Blue Gossett, Jr.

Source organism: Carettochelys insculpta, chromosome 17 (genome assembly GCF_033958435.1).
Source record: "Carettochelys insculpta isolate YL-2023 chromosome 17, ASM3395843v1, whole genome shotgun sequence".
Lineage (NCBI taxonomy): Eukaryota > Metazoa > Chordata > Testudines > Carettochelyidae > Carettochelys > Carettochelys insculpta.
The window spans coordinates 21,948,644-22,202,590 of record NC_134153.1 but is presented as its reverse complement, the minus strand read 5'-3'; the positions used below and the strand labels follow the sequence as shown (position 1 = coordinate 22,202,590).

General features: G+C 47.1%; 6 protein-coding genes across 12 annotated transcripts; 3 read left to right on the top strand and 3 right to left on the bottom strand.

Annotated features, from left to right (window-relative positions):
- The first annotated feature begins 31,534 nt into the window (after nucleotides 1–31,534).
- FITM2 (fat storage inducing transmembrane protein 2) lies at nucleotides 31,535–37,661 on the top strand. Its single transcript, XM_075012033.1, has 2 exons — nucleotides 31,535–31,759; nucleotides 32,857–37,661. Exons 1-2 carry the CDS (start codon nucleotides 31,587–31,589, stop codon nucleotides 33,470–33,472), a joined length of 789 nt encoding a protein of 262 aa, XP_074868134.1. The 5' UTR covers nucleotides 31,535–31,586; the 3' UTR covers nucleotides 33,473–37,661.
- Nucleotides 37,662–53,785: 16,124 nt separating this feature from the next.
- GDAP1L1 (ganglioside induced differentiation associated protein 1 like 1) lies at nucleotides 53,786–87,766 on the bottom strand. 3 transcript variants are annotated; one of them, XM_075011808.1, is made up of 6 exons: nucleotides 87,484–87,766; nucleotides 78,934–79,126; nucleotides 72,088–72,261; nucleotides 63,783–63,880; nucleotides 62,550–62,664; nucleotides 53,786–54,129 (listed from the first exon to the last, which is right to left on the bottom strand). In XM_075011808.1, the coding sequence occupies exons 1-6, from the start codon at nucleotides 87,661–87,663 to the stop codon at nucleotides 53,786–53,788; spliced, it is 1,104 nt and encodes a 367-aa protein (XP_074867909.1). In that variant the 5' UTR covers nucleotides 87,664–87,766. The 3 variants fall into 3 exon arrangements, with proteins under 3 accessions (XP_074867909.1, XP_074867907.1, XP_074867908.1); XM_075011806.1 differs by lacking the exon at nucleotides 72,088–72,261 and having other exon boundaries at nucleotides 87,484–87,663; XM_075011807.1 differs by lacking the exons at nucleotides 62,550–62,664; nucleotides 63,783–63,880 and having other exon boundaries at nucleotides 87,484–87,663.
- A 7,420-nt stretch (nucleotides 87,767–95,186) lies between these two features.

Unbelievable. It's been nearly a month since I got Blue Gossett, Jr. (previously the As Yet Unnamed Car), and now that the new-car euphoria has subsided (slightly, at least) I'm learning all about the car's pros and cons. I had assumed that since it's a newer version of the car I already had, there wouldn't be too much I'd have to get used to, but it really does drive and feel like a completely different car, which is almost always a good thing. Let's start with the things I like about it. The ride is great, and shifting is as smooth as silk. The seats are about 2 inches higher than in my old car, which is just enough to be noticable, so I get a better view of the road. There's a substantial horsepower increase over the old car, but it's partially offset by a slightly higher curb weight (despite being nearly 7 inches shorter) and having air conditioning. Still, it's noticably peppier than the red car. The features - which I hadn't even wanted at first - are wonderful. Power windows and a key fob probably aren't a big deal to most of you but to me it's almost decadent luxury. And the rear wiper... how did I ever get by without one? Those 7 inches I mentioned earlier were basically lopped off the trunk, so the hatch is much smaller than in my old car. But the wheels are placed so that the wells don't cut into the storage space as much, so the result is a much boxier space that's actually more useful than the larger, awkward space I had before. The stereo is, of course, awesome. It sounds great, and I've become addicted to XM despite my best attempts not to. In terms of style, Blue gets a narrow win. I'd always liked my old car's defiantly clunky look, though I realized early on that choosing red had been a big mistake. Blue is definitely sportier, and while that can look ridiculous in an economy car, Blue's compact dimensions and tidy proportions save the day. I wasn't originally taken with the color, but it has grown on me, and I've since noticed that the car looks much better in lighter colors - white, silver, blue - than dark colors - black, rust, dark blue. Inside, it's no contest. Blue's interior is unbelievably elegant and restrained for a cheap car. The old car had all sorts of awkward storage spaces that only ended up collecting dust and spare change, while Blue's storage is far more well designed and useful. Now for the downers. The air conditioning is on the anemic side, and we haven't even had any seriously hot weather. The driver's side blind spot is a lot bigger than on my old car so extra care is required when switching lanes. There's a fold-down armrest, which sounds like a plus, but it's awkwardly placed, and it prevents you from fastening or unfastening your seatbelt if it's folded down. Those are quibbles. My only other complaint is that the gear ratios are proving harder to master than I'd anticipated. I seem to have trouble finding the right gear a lot, but it's getting better so hopefully I just need a bit more time. It was easy to accept the many shortcomings of my old car because it had been so cheap, and I definitely expect more from Blue because of it being so much newer and a more expensive trim level. So far, it has delivered and more.

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